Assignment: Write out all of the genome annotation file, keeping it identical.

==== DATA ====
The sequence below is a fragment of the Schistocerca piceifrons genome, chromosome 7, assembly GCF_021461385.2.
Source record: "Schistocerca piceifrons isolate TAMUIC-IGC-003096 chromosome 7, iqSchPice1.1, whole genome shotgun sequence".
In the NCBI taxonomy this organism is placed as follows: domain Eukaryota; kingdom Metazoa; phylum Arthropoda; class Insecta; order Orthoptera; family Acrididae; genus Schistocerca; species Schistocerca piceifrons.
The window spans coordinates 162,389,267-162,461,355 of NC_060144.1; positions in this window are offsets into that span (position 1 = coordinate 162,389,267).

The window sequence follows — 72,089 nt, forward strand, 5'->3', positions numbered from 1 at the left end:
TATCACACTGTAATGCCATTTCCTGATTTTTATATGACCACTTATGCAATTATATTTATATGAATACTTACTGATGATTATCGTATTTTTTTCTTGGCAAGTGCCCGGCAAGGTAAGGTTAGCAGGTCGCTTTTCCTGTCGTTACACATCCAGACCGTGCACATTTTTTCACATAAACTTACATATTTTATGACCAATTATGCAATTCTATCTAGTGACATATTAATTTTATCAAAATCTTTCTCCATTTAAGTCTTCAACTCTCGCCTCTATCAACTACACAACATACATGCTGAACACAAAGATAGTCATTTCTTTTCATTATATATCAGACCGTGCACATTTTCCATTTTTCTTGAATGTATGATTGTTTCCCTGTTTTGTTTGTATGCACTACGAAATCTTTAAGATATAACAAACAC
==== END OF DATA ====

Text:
The sequence below is a fragment of the Schistocerca piceifrons genome, chromosome 7, assembly GCF_021461385.2.
Source record: "Schistocerca piceifrons isolate TAMUIC-IGC-003096 chromosome 7, iqSchPice1.1, whole genome shotgun sequence".
In the NCBI taxonomy this organism is placed as follows: domain Eukaryota; kingdom Metazoa; phylum Arthropoda; class Insecta; order Orthoptera; family Acrididae; genus Schistocerca; species Schistocerca piceifrons.
The window spans coordinates 162,389,267-162,461,355 of NC_060144.1; positions in this window are offsets into that span (position 1 = coordinate 162,389,267).

The window sequence follows — 72,089 nt, forward strand, 5'->3', positions numbered from 1 at the left end:
TATCACACTGTAATGCCATTTCCTGATTTTTATATGACCACTTATGCAATTATATTTATATGAATACTTACTGATGATTATCGTATTTTTTTCTTGGCAAGTGCCCGGCAAGGTAAGGTTAGCAGGTCGCTTTTCCTGTCGTTACACATCCAGACCGTGCACATTTTTTCACATAAACTTACATATTTTATGACCAATTATGCAATTCTATCTAGTGACATATTAATTTTATCAAAATCTTTCTCCATTTAAGTCTTCAACTCTCGCCTCTATCAACTACACAACATACATGCTGAACACAAAGATAGTCATTTCTTTTCATTATATATCAGACCGTGCACATTTTCCATTTTTCTTGAATGTATGATTGTTTCCCTGTTTTGTTTGTATGCACTACGAAATCTTTAAGATATAACAAACAC